Over the past decade, technology has had a significant impact on the print industry. This blog looks into the outcomes of this, and which aspects of print have been most affected.
One of the most notable shifts has been seen in the book printing industry, with e-reader devices such as Kindles and iPads enabling the consumer to keep all of their literature collection on one device, instead of having a library of physical books. The first Kindle was launched in 2007, and it sold out in five and a half hours, highlighting the demand for this kind of digital offering. Lots of different – originally purely print – outlets have also adapted to digital methods, for example the availability of e-tickets, increasing levels of e-mails, paperless billing, online catalogues – the list goes on.
The news industry is one that’s been hit hard by the digitalisation of traditional print, with regional newspaper readerships showing large levels of decline in favour of accessing news via online methods. This is a trend that is expected to continue with the launch of updates such as Apple News making the headlines readily available.
One of the core digital advances seen in 2D print is colour, the popularity of digital colour printing rising rapidly. In 2009, 203.6 billion pages were printed using this method, rising to 459.5 billion pages in 2014 (data from Xerox). Digital printing tends to reduce cost due to the flexibility of short print runs, the printed images can be altered, so one print run can contain numerous different images. This has enabled the development of targeted print materials, proving useful in the print marketing and advertising sector as campaign collateral can be tailored and personalised accordingly.
The growth in popularity of digital consumer products correlates with the vast increase in the use of mobile devices, the rapid development of this technology encouraging consumers to continue buying into the newest models. As a result of this trend, and aware that many school pupils see their mobile phones as central to their lives, we designed our brand new app. PenstripeEdu is a life planning tool, where students can schedule school, homework and social tasks in one place. Technology is advancing rapidly, ownership of mobile phones being commonplace for most students. Teaching pupils about effective time planning and task management, PenstripeEdu offers a digital method of organisation.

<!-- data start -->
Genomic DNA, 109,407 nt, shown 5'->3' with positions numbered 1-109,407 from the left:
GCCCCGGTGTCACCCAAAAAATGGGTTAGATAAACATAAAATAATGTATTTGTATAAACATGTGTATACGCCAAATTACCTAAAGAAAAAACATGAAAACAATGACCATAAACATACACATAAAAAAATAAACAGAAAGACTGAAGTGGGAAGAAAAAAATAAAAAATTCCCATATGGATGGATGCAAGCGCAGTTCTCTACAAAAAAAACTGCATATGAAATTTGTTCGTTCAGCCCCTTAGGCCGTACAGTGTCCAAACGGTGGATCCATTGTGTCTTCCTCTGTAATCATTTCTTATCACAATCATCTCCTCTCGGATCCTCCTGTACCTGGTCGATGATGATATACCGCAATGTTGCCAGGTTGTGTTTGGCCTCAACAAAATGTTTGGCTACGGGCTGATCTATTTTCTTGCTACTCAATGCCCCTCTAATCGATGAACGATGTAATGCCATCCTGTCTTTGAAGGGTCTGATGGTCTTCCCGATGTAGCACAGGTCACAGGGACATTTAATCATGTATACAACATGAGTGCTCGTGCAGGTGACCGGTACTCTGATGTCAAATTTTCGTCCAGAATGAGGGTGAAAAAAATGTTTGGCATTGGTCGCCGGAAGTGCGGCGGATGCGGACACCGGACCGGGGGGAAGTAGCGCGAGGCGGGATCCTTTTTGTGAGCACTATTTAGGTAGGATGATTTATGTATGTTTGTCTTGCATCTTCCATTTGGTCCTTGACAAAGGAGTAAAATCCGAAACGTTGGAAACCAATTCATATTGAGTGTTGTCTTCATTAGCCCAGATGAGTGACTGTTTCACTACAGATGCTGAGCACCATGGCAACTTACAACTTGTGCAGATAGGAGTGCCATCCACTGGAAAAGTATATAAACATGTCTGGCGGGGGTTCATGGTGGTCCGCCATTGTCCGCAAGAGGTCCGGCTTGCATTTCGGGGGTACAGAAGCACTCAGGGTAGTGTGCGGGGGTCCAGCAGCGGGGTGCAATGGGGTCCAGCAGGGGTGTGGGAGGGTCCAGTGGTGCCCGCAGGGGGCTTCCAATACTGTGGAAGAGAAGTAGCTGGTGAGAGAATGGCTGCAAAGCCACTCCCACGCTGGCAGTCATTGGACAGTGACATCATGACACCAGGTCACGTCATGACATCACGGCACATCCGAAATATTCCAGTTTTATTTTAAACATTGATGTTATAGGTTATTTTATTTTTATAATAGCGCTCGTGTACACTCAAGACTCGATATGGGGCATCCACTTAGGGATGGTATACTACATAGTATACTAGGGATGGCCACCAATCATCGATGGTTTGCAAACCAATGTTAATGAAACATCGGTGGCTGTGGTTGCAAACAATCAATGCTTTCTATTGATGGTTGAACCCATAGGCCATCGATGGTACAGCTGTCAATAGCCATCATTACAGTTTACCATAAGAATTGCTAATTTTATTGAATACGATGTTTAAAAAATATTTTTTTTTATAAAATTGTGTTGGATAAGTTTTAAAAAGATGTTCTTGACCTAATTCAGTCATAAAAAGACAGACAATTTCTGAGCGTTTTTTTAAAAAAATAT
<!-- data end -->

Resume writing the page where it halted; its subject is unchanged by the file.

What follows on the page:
Digital has inevitably impacted the print industry. This isn’t just from a product perspective, but everything from the machinery we use, to how we communicate. Although digital is very much an area of extreme growth, we’re not living in a ‘paperless universe’ quite yet. There is still significant demand for physical print, for example our school planners and diaries! Letters are still being sent, magazines are still being read, and when you go to a restaurant, you’re not usually given an iPad to read your menu from. Print is still very much a part of everyday life, and will continue to be.
The advance of digital has affected print, both in terms of traditional print products moving to a digital offering, and in the ways that digital, is in fact, enhancing the traditional print industry. It’s important to harness the growth of digital and the rewards that it brings, at the same time, not losing sight of the importance of physical print products. Our printed planners are a staple of the everyday functioning of our Penstripe schools, keeping both pupils and teachers organised. However, we’ve adopted digital with PenstripeEdu, the app launching in January at the 2016 Bett Show. Printers shouldn’t be intimidated by the growth of digital, but highlight the opportunities that come with it.
Olaf Surtees has been with Penstripe for ten years; what he doesn’t know about teacher planners, student planners, and lesson planners isn’t worth knowing! He’s in charge of creating our blog content, helping teachers and administrators with helpful hints and tips, as well as our socials — see the links below to find out more.